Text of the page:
My "rough sketch" of a map mural for Ojai.

Just like LGT the people in Ojai came to me with the idea of map and I said great, I can do that for you. See my previous blog post for some charming photos of this beautiful property. Now I take you inside to show you my map composite. These days my rough sketches; my cocktail napkin drawings are more likely a Photoshop collage. It's easier in a way and gives a good idea of what the finished work will look like in the space. I take the rough and make it real which in this case would have meant substituting what's all around Ojai. I would added charming little images of the local flora and fauna and shown the terrain. It's beautiful and inspiring country and what a perfect installation for an odd little stairway landing. They asked for and I had planned two other painting projects for the house. "Had" is the operative word.

Adele in her video of "Rolling In The Deep"

Violette-le-Duc's mountain mural.

Violet-le-Duc's home La Vedette. He lived for just one year after completing these murals.

We could have had it all! -Adele. Do you know the song: Rolling In The Deep? The video? I captured a still from the video. Have you noticed that strange abandoned room where Adele sits in front of a mural of a mountain-scape. My only reference for such a thing is Violet-le-Duc. He painted a mural of mountains for his own place, La Vedette. Isn't it wonderful? He's such a fascinating character. I used his designs in an early project of mine. Historically we owe him some gratitude for showing us the beauty of Gothic in a time when it was not especially fashionable. He wasn't interested in fashionable.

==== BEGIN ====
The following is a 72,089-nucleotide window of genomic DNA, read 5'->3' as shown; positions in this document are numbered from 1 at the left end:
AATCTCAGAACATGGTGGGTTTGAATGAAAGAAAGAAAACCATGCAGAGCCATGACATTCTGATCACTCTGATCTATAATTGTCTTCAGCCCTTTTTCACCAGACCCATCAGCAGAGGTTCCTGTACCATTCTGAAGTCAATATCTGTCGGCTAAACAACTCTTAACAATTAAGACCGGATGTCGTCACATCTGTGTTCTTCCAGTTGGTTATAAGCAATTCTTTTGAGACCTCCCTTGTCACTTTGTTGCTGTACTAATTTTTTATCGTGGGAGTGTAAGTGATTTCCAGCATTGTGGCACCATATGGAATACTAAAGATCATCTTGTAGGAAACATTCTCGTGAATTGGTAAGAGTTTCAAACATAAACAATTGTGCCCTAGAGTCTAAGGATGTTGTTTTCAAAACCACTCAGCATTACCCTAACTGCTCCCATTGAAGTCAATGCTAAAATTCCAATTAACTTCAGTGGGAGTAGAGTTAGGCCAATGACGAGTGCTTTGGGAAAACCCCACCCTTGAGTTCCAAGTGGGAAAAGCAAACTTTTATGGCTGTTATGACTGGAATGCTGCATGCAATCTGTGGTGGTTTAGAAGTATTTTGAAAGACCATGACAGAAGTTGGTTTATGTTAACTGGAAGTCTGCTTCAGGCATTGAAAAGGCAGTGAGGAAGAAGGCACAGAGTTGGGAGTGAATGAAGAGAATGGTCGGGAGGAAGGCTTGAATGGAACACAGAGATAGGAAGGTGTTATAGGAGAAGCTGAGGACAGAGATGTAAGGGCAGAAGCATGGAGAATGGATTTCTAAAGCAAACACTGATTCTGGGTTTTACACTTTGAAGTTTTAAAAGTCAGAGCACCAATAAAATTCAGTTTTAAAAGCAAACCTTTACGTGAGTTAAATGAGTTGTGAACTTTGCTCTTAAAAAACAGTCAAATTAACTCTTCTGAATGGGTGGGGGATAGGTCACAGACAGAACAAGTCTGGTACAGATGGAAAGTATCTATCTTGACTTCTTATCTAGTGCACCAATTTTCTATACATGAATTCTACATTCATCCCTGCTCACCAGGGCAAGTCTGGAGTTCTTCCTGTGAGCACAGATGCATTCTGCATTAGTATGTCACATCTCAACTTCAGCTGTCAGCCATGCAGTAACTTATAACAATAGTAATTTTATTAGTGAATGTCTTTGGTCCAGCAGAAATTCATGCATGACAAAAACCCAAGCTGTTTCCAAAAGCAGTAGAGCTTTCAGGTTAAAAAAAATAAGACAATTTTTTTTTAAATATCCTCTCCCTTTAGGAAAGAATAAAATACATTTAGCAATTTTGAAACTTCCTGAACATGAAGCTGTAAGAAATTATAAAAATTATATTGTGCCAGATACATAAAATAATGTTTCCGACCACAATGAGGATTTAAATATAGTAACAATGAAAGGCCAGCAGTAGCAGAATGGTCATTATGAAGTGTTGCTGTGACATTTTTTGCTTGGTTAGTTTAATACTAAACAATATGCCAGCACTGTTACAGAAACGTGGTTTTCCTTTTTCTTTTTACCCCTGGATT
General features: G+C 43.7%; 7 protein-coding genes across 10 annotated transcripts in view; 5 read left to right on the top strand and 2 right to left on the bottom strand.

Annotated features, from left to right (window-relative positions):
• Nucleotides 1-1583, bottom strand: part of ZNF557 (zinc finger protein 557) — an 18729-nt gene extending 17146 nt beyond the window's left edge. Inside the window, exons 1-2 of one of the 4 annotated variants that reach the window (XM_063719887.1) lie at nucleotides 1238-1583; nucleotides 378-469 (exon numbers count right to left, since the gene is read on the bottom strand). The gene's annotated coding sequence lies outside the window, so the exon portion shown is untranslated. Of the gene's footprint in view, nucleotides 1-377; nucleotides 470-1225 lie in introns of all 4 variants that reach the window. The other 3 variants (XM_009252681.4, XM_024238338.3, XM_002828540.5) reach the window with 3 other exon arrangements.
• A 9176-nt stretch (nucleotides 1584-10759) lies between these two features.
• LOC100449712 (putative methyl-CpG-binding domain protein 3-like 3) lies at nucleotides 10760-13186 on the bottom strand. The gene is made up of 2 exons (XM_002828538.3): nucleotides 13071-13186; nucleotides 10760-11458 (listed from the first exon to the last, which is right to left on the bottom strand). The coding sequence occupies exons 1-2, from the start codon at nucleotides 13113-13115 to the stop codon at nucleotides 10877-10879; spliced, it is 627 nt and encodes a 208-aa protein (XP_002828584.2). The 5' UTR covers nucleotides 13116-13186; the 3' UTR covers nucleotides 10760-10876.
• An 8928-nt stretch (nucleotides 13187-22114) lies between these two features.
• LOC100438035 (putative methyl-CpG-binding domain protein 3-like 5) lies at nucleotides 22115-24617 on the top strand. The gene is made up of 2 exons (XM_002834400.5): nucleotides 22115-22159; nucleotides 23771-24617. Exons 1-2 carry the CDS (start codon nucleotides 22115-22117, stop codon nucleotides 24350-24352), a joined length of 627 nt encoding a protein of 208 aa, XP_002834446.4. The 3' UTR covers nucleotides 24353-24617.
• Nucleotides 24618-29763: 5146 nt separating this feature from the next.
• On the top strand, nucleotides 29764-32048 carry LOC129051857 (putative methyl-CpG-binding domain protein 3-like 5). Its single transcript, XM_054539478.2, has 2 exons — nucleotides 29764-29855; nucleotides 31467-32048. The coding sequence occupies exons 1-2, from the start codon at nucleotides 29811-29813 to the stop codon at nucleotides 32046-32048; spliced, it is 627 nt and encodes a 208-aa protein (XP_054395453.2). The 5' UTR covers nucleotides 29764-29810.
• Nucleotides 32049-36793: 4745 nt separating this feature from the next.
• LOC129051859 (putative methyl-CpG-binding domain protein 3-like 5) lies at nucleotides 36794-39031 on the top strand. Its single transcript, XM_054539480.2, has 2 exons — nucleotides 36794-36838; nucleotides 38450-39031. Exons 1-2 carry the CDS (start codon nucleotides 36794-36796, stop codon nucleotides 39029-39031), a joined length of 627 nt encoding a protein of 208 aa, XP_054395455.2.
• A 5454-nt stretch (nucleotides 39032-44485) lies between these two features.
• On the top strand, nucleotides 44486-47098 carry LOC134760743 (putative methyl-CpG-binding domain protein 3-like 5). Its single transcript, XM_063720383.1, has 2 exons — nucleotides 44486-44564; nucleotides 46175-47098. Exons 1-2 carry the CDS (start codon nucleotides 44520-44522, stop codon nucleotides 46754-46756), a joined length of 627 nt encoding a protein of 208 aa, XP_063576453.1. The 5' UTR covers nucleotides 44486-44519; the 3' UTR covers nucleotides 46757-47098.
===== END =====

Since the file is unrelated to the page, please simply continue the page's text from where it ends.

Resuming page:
Violette-le-Duc's mountain studies.

Violet-le-Duc's restoration project for Napolean: Pierrefonds.

Remember to claim your kingdom. It's all around you.

My job? It's to help you.

Now see my Tumblr

Saturday, April 2, 2011

I'll Tumble 4 Ya

You didn't ask for it but you got it. 

The picture only version of this blog.

Please visit my new Tumblr site.

Friday, April 1, 2011

All Parties End In The Kitchen

Wide view showing the entire kitchen mural.

This view orients toward the kitchen but here I wanted especially to show you the beautiful compass rose in the floor.

My Wadmalaw Island mural  project was one big mural or a set of four murals depending on how you look at it. Especially while working on it we had to think of it as four separate murals. 

Studio view. Our light there tended to be on the cool side as you can see.